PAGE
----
Essentially, he is looking for tumours and that does scare me a bit, but I know in my heart that everything will be all right.

What really scares me though is the prospect of having contrast dye injected for the MRI. I am histamine intolerant and contrast dye in histamin intolerant people can cause adverse reactions, and that's what I am scared off.

Please pray that everything will go well tomorrow!

Monday, November 9, 2009


I usually always try to be up-beat and positive, but today I just can't.

I actually had a wonderful afternoon, spending time with my best friend and her twin boys (one of them being my god-child), having lots of cuddly time with both boys, feeding them and changing diapers and lots of woman-to-woman chats with my friend.

But still, I am having a hard time fighting off feeling down. I have been having bad "slow stomach days" since last Thursday and I just hate the nausea and feeling full all the time that comes with it. I have been taking domperidone again, and it does help a bit, but I hate to rely on even more meds to function somewhat.

We have been increasing my tube-feeding calories because of my high energy needs - more calories means more formula and that means more time spent hooked-up. When I am having bad gastroparesis days and I can't eat enough orally during the day, I have to increase my nightly tubefeeds even more and I hate being hooked up for so many hours. At the same time I simply don't want to hook up during the day, especially when I am at work.

Sunday, November 8, 2009

Are you doing it twice a week?

Alcoholism is big problem here in Austria, especially in rural areas. Therefore, the Austrian Health Ministry has launched a new campaign to combat alcoholism in Austria and this is one of the adds (source:

It says: Are you doing it at least twice a week?
Meaning: are you having at least two alcohol-free days a week?

Scary to think that the Austrian Health Ministry actually has to campaign for people to have to alcohol-free days a week....

I am doing it twice a week, actually seven times a week, as I can't tolerate any alcohol.

How about you?

Friday, November 6, 2009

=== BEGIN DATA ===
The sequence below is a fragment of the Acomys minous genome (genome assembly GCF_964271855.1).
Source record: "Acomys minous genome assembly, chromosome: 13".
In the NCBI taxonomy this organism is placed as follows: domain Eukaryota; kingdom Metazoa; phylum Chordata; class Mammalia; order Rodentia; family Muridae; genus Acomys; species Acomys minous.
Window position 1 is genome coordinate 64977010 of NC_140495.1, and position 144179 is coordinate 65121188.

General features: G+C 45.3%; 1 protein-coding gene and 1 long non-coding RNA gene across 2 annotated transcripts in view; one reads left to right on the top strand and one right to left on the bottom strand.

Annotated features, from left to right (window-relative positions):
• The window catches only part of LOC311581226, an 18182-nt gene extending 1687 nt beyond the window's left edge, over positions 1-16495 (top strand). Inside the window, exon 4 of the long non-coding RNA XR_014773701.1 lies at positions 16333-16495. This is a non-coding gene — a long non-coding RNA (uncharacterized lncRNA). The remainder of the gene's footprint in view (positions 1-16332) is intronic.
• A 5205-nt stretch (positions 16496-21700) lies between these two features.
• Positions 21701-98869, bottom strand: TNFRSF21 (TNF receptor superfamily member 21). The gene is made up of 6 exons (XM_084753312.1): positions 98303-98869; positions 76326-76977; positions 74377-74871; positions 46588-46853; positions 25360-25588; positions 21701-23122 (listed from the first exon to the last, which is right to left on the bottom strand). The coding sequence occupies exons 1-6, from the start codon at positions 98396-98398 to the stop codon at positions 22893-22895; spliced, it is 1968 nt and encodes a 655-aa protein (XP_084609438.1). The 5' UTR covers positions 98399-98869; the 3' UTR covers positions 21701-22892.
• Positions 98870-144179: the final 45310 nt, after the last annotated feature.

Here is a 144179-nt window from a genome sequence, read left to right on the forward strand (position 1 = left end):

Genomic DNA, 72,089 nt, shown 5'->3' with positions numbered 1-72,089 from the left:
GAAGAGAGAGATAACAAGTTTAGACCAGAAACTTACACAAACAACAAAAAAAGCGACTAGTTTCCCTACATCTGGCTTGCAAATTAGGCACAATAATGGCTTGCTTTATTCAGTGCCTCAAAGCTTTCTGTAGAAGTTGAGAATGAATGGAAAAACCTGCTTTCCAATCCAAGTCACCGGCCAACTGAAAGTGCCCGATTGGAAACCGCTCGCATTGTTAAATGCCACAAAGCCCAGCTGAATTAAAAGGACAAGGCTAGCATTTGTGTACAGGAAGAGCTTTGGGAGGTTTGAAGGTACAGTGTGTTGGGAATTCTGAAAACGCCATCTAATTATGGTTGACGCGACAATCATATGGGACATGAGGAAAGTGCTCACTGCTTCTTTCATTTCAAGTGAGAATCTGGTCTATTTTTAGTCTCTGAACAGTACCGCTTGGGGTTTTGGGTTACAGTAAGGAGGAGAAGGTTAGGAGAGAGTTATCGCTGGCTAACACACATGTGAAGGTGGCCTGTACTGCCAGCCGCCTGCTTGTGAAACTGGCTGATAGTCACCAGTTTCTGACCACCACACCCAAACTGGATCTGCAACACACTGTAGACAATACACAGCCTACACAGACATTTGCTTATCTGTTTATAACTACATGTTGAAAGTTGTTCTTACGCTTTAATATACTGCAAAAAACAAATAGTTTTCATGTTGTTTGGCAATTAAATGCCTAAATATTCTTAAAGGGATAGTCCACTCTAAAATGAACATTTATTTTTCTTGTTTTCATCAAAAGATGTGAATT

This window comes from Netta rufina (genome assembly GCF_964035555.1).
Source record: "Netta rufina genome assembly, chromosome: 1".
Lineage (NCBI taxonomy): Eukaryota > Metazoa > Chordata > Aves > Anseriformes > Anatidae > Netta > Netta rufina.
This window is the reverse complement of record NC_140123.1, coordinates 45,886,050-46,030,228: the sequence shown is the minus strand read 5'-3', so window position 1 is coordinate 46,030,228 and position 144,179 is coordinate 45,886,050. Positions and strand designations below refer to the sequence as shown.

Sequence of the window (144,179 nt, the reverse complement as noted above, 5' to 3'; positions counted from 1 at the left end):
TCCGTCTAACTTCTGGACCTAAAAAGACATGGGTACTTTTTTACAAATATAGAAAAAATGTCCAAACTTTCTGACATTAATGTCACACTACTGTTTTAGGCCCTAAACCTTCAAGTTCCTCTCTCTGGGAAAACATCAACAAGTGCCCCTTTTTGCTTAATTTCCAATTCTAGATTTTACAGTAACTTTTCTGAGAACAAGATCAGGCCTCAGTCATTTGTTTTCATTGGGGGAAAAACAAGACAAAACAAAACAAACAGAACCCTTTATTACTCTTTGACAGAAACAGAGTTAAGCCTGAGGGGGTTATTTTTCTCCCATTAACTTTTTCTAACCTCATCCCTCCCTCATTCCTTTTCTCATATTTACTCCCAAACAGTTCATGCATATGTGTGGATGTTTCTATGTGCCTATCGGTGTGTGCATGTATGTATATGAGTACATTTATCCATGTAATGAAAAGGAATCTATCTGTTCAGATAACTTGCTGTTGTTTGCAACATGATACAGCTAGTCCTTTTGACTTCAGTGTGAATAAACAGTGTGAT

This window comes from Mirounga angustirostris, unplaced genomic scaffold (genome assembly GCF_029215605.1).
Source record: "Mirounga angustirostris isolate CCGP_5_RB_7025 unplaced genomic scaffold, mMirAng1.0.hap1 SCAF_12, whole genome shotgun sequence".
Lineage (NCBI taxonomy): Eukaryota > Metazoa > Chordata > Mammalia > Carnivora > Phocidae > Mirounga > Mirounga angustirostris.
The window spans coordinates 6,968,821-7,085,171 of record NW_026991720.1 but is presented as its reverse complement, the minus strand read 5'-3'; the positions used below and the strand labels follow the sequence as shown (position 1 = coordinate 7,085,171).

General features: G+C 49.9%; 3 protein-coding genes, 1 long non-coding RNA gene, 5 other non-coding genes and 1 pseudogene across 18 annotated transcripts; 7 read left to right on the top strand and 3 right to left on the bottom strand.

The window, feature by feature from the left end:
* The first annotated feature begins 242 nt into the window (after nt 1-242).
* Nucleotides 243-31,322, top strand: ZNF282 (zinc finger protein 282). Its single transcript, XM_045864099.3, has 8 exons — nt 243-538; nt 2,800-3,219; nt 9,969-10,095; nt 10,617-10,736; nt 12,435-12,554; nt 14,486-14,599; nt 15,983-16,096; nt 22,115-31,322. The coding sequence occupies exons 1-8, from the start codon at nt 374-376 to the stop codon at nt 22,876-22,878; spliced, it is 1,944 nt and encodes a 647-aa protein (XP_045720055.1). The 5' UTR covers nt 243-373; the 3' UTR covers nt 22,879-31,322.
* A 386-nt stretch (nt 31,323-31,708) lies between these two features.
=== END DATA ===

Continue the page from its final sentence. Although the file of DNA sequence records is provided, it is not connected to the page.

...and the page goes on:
Usb-stick drama

I had my own little usb-stick drama on Thursday.

I am working on my thesis like a maniac right now. At the moment I am going through all data files, inspecting each and every single eeg recording for artefacts and correcting those artefacts using several excel macros. I have been doing this for the past three weeks, as this is a very tedious work. (I have to go through 96 data files with four study conditions each and per study condition I have 15 eeg recordings to look at - making this 5760 eeg recordings I have to go through.
I am working on my thesis

On Wednesday I spent seven hours in the lab correcting artefacts. Because I did not want to save my work on our lab pc I directly worked on my usb-stick all day. I usually save all my work on my own laptop at home at night, but that night I had left my usb-stick at work.

Back in the lab the next morning, I plugged in my usb-stick into our lab pc and nothing happened, when I tried opening it, I was told that the usb stick was not formated and did I want to format it now? Formatting - no way! I retried it on my netbook - nothing. I then asked our computer technician, who tried it with his pc - nothing. He then informed me that one is not supposed to directly work on a usb-stick, because usb-sticks have a limited cycle amount. Aarghhhhh! If I had only known that before!

I spent yesterday evening and this morning redoing all the work I had already done the day before - not directly working on my usb-stick this time around.

If you are curious, this is what I have been doing:

This odd looking spike is an artefact due to our unfortunately often mal-functioning eeg-hardware. Using excel macros I try to eliminate those artefacts as good as possible. So much fun (not) :-)